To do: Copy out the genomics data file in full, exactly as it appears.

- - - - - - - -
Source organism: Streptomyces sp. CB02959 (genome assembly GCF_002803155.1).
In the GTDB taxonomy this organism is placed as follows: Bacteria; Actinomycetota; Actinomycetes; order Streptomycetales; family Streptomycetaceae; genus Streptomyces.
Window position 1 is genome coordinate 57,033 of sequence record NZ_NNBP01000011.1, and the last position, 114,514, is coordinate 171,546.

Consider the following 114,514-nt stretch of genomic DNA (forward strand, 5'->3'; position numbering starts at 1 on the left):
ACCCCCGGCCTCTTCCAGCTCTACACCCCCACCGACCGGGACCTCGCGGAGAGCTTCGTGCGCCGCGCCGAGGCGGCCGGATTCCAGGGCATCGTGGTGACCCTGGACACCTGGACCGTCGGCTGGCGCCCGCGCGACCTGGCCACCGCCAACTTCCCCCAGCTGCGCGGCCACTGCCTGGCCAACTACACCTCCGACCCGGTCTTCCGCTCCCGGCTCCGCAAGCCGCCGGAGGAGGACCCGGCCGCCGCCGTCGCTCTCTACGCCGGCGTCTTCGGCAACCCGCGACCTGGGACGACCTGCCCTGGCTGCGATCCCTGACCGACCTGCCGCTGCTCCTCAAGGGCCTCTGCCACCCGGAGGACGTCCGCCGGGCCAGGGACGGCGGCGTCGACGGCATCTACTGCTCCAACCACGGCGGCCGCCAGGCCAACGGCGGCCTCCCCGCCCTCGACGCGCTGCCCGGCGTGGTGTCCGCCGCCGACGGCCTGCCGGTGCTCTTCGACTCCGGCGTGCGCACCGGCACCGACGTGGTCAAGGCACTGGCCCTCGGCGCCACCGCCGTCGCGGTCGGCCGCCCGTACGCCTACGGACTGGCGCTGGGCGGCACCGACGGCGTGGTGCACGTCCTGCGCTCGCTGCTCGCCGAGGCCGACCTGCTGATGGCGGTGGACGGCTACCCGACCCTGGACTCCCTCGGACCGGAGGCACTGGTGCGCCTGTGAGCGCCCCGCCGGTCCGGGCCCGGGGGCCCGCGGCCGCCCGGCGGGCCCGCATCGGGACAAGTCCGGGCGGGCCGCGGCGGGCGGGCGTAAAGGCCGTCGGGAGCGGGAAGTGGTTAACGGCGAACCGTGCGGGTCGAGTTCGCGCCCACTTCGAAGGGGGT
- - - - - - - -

Source organism: Streptomyces sp. CB02959 (genome assembly GCF_002803155.1).
In the GTDB taxonomy this organism is placed as follows: Bacteria; Actinomycetota; Actinomycetes; order Streptomycetales; family Streptomycetaceae; genus Streptomyces.
Window position 1 is genome coordinate 57,033 of sequence record NZ_NNBP01000011.1, and the last position, 114,514, is coordinate 171,546.

Consider the following 114,514-nt stretch of genomic DNA (forward strand, 5'->3'; position numbering starts at 1 on the left):
ACCCCCGGCCTCTTCCAGCTCTACACCCCCACCGACCGGGACCTCGCGGAGAGCTTCGTGCGCCGCGCCGAGGCGGCCGGATTCCAGGGCATCGTGGTGACCCTGGACACCTGGACCGTCGGCTGGCGCCCGCGCGACCTGGCCACCGCCAACTTCCCCCAGCTGCGCGGCCACTGCCTGGCCAACTACACCTCCGACCCGGTCTTCCGCTCCCGGCTCCGCAAGCCGCCGGAGGAGGACCCGGCCGCCGCCGTCGCTCTCTACGCCGGCGTCTTCGGCAACCCGCGACCTGGGACGACCTGCCCTGGCTGCGATCCCTGACCGACCTGCCGCTGCTCCTCAAGGGCCTCTGCCACCCGGAGGACGTCCGCCGGGCCAGGGACGGCGGCGTCGACGGCATCTACTGCTCCAACCACGGCGGCCGCCAGGCCAACGGCGGCCTCCCCGCCCTCGACGCGCTGCCCGGCGTGGTGTCCGCCGCCGACGGCCTGCCGGTGCTCTTCGACTCCGGCGTGCGCACCGGCACCGACGTGGTCAAGGCACTGGCCCTCGGCGCCACCGCCGTCGCGGTCGGCCGCCCGTACGCCTACGGACTGGCGCTGGGCGGCACCGACGGCGTGGTGCACGTCCTGCGCTCGCTGCTCGCCGAGGCCGACCTGCTGATGGCGGTGGACGGCTACCCGACCCTGGACTCCCTCGGACCGGAGGCACTGGTGCGCCTGTGAGCGCCCCGCCGGTCCGGGCCCGGGGGCCCGCGGCCGCCCGGCGGGCCCGCATCGGGACAAGTCCGGGCGGGCCGCGGCGGGCGGGCGTAAAGGCCGTCGGGAGCGGGAAGTGGTTAACGGCGAACCGTGCGGGTCGAGTTCGCGCCCACTTCGAAGGGGGT